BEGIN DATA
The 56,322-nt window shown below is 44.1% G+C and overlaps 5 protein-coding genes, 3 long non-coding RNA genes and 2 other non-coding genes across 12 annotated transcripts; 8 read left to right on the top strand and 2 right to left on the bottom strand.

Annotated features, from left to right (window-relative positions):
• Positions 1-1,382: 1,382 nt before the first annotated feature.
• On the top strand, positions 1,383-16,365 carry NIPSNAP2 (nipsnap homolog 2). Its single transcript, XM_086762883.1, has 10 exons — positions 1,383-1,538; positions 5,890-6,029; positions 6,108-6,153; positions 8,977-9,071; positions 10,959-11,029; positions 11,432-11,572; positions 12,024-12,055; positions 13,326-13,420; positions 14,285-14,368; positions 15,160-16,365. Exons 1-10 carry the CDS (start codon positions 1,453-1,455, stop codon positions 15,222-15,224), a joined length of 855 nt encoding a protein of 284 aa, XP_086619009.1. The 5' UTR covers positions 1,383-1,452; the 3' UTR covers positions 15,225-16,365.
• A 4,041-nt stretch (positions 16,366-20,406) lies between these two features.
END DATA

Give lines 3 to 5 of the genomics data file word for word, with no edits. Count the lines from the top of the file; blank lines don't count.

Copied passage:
• Positions 1-1,382: 1,382 nt before the first annotated feature.
• On the top strand, positions 1,383-16,365 carry NIPSNAP2 (nipsnap homolog 2). Its single transcript, XM_086762883.1, has 10 exons — positions 1,383-1,538; positions 5,890-6,029; positions 6,108-6,153; positions 8,977-9,071; positions 10,959-11,029; positions 11,432-11,572; positions 12,024-12,055; positions 13,326-13,420; positions 14,285-14,368; positions 15,160-16,365. Exons 1-10 carry the CDS (start codon positions 1,453-1,455, stop codon positions 15,222-15,224), a joined length of 855 nt encoding a protein of 284 aa, XP_086619009.1. The 5' UTR covers positions 1,383-1,452; the 3' UTR covers positions 15,225-16,365.
• A 4,041-nt stretch (positions 16,366-20,406) lies between these two features.